“Industrial liquid gas containers were left open and venting gas into the indoor environment in high altitude astronomy. On reflection, I realized that I routinely observed mental and physical effects that match those of a low oxygen environment in staff that I supervised.”
Steven Magee

Steven Magee
“The toxicity of medical and industrial gas to the human depends on where it is used. A gas that is regarded as safe in a well ventilated environment at sea level may be a toxic gas in an indoor environment at high altitude.”
Steven Magee

Steven Magee
“During my time in high altitude astronomy, I routinely witnessed workers breathing medical oxygen, industrial carbon dioxide, nitrogen and helium gas as part of their daily work routine.”
Steven Magee

Steven Magee
“When I worked in high altitude astronomy, the worst sickness that I experienced was not at the 13,796 feet very high altitude summit of Mauna Kea Observatory (MKO) in Hawaii, it was at Kitt Peak National Observatory (KPNO) in Arizona at the much lower altitude of 6,875 feet. Due to my very high altitude experiences, I knew that this strange sickness was not primarily caused by altitude sickness and was most likely Sick Building Syndrome (SBS). After reporting various behavioral problems in all of the staff to the management team, my contract was not renewed, I was unable to legally protect the health and safety of the workers that I was responsible for, troubleshooting of this environmental problem stopped and I left in a sickened state for my next position before I could find the root cause.”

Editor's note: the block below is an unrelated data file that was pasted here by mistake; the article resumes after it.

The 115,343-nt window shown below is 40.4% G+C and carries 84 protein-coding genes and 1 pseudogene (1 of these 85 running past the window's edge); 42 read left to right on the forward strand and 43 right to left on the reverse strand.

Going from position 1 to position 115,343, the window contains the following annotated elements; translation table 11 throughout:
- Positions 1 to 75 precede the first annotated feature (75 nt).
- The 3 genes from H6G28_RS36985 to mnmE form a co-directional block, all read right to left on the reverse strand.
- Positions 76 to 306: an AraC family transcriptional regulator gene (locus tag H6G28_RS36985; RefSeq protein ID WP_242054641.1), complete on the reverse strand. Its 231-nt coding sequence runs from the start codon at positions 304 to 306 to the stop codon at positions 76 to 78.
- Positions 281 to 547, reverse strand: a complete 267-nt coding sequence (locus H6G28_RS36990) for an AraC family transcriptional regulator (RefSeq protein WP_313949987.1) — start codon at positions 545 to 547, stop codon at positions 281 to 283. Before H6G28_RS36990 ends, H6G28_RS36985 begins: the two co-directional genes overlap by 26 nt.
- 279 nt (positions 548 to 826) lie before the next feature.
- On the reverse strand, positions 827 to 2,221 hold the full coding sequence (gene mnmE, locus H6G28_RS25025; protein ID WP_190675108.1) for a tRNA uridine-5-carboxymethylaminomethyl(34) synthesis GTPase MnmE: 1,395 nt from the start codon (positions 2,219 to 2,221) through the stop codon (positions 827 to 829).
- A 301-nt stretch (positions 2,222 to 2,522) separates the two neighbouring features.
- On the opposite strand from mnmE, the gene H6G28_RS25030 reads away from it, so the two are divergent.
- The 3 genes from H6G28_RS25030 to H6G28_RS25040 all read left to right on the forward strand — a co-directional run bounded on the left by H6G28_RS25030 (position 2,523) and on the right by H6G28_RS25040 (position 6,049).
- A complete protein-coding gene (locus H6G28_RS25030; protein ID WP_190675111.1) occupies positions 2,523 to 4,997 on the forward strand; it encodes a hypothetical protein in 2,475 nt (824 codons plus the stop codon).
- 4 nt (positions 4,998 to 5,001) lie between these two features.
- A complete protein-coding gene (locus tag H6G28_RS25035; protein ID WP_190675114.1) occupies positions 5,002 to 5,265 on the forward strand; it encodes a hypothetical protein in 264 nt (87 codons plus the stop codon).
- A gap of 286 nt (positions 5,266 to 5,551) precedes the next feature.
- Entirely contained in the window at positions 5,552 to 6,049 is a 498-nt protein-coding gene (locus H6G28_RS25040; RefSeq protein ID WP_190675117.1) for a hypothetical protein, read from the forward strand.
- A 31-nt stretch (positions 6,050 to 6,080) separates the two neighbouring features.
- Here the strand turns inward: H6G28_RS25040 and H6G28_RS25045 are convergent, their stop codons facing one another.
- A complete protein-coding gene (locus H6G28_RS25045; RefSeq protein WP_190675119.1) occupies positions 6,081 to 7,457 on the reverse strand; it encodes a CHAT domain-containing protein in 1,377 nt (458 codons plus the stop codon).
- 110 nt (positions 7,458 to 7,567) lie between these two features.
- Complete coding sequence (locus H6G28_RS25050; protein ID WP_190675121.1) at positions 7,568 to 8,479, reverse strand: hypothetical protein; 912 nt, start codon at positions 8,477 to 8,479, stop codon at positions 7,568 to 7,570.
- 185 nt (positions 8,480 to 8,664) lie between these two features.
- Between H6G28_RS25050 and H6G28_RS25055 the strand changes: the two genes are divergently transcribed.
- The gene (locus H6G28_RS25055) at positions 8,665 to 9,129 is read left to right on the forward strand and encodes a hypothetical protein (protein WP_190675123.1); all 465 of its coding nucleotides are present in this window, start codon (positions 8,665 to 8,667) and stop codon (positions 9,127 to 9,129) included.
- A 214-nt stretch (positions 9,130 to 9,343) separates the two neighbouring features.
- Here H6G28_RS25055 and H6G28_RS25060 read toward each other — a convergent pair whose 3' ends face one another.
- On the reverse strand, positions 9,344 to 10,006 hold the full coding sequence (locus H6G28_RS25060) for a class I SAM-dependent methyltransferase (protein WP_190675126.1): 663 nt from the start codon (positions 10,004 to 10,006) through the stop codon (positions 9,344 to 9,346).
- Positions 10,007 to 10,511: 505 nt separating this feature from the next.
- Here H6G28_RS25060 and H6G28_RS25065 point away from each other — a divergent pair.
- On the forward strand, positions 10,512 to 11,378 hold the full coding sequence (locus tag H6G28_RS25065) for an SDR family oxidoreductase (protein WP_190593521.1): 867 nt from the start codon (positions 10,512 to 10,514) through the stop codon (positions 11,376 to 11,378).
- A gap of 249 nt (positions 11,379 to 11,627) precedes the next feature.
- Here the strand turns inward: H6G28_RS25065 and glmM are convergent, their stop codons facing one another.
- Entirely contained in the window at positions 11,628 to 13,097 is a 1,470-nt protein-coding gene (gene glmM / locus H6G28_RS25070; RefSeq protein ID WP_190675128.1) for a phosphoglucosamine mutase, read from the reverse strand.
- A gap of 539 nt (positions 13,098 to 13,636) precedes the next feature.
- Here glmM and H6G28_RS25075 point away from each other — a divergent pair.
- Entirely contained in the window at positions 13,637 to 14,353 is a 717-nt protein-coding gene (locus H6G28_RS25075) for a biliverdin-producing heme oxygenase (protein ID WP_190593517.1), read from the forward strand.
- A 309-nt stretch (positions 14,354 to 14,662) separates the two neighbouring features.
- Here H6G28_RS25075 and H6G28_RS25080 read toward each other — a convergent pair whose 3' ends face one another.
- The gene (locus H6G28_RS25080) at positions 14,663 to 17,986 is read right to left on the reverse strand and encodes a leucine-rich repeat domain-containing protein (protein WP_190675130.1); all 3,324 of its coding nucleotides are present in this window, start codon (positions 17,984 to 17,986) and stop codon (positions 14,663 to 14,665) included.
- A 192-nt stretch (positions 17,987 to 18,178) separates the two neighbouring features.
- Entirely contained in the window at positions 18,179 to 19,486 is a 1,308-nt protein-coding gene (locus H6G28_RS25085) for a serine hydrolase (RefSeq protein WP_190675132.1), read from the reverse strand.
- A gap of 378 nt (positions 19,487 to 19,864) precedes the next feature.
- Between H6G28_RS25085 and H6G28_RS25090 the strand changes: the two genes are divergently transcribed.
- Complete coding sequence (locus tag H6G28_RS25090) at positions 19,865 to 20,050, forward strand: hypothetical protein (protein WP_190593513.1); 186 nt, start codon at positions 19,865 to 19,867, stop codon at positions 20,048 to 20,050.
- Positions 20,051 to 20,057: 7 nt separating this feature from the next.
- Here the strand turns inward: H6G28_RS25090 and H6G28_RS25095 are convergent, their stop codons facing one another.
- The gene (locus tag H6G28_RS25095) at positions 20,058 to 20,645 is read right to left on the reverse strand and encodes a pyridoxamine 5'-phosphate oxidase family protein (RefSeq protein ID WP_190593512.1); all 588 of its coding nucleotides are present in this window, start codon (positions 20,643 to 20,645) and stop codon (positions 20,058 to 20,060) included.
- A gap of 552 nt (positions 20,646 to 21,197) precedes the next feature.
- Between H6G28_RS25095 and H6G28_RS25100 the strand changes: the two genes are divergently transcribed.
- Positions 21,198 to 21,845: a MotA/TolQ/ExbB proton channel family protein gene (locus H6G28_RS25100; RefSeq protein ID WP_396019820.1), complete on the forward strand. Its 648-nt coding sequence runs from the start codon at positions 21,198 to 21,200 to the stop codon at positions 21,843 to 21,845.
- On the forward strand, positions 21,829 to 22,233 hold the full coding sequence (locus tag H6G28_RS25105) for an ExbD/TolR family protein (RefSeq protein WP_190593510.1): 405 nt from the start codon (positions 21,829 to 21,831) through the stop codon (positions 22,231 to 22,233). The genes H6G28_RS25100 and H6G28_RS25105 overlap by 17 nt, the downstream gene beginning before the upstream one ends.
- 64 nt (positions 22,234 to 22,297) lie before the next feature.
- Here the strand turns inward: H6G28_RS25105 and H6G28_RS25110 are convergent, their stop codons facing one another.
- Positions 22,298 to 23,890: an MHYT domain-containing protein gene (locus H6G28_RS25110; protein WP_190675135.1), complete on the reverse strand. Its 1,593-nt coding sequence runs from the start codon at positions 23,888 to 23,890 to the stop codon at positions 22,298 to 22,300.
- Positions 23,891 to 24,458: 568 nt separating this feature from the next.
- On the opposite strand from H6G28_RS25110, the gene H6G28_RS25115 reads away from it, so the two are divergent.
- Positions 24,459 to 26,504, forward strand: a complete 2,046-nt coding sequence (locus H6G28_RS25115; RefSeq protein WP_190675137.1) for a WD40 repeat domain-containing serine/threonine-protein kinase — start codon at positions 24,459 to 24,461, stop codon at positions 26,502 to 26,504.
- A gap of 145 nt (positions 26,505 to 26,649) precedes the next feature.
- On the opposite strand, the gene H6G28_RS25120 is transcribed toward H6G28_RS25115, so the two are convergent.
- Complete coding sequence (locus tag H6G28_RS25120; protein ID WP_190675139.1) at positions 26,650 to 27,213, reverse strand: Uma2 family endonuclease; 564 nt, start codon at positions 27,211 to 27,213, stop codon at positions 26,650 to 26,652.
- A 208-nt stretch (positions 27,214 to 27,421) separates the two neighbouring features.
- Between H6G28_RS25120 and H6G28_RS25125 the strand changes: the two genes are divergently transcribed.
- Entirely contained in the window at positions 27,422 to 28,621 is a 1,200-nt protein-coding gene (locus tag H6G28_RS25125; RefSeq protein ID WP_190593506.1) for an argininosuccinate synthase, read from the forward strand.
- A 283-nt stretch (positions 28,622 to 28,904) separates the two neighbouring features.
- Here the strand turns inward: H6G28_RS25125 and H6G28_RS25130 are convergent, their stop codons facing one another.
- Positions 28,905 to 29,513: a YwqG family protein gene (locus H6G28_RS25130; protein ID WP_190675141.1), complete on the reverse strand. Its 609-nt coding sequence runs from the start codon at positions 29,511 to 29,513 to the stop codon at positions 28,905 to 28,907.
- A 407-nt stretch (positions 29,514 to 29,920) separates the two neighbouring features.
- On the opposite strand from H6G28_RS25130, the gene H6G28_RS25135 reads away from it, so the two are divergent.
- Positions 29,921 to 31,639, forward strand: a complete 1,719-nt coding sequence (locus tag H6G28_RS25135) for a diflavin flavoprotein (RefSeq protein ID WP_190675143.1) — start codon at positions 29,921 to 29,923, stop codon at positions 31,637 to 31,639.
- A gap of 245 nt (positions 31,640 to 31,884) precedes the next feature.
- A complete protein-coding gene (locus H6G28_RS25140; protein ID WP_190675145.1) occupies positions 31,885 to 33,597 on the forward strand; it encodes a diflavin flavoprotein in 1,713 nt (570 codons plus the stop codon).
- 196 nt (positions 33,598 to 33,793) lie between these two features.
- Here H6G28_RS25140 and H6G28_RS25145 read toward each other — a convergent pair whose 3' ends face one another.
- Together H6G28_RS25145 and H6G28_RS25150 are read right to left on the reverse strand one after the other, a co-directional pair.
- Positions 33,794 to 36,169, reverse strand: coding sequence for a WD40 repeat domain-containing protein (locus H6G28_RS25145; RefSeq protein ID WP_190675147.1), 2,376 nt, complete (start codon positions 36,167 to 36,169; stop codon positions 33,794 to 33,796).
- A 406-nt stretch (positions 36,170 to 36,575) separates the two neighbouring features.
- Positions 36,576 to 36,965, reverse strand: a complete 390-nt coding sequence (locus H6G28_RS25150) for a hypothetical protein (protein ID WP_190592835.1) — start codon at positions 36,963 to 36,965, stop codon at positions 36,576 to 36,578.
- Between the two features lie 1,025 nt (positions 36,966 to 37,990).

Steven Magee

Steven Magee
“When I worked in astronomy, I routinely observed young college and university students working with liquid nitrogen and breathing nitrogen gas as they discharged it into the indoor environment at high altitude.”
Steven Magee

Steven Magee
“At the W.M. Keck Observatory on the very high altitude summit of Mauna Kea, there was no routine monitoring of mental functioning, blood oxygen levels, blood pressure or heart rate of workers.”
Steven Magee

Steven Magee
“Snow cleaning of the world's largest telescope mirrors was an impressive sight. The optics technicians would climb into a huge telescopic boom lift and spray immense clouds of cold carbon dioxide snow and gas onto the ten meter diameter mirrors high above the floor indoors. It would cause some of the accumulated dirt to magically fall off, leaving it less dirty.”
Steven Magee

Steven Magee
“Abnormal radiation exposure and oxygen starvation teaches you that reality is just a perception that is derived from your immediate environmental conditions.”
Steven Magee

Steven Magee
“When the National Optical Astronomy Observatory (NOAO) found out that Occupational Safety and Health Administration (OSHA) were going to visit the site to assist in bringing it into legal compliance, they freaked out! They insisted that the visit had to be canceled and the result was that I eventually became so sick from the toxic workplace environment that I had no option but to leave.”
Steven Magee

Steven Magee
“There is a lot of willful incompetence in high altitude astronomy that is in the process of coming to light.”
Steven Magee